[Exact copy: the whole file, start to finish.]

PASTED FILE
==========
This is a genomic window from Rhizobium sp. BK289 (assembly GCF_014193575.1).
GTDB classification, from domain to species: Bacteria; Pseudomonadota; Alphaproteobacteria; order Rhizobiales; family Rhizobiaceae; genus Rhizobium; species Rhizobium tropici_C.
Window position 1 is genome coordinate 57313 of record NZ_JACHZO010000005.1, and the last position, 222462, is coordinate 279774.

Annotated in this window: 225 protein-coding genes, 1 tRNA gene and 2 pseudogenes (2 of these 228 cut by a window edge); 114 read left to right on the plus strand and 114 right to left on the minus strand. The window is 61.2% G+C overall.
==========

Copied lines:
This is a genomic window from Rhizobium sp. BK289 (assembly GCF_014193575.1).
GTDB classification, from domain to species: Bacteria; Pseudomonadota; Alphaproteobacteria; order Rhizobiales; family Rhizobiaceae; genus Rhizobium; species Rhizobium tropici_C.
Window position 1 is genome coordinate 57313 of record NZ_JACHZO010000005.1, and the last position, 222462, is coordinate 279774.

Annotated in this window: 225 protein-coding genes, 1 tRNA gene and 2 pseudogenes (2 of these 228 cut by a window edge); 114 read left to right on the plus strand and 114 right to left on the minus strand. The window is 61.2% G+C overall.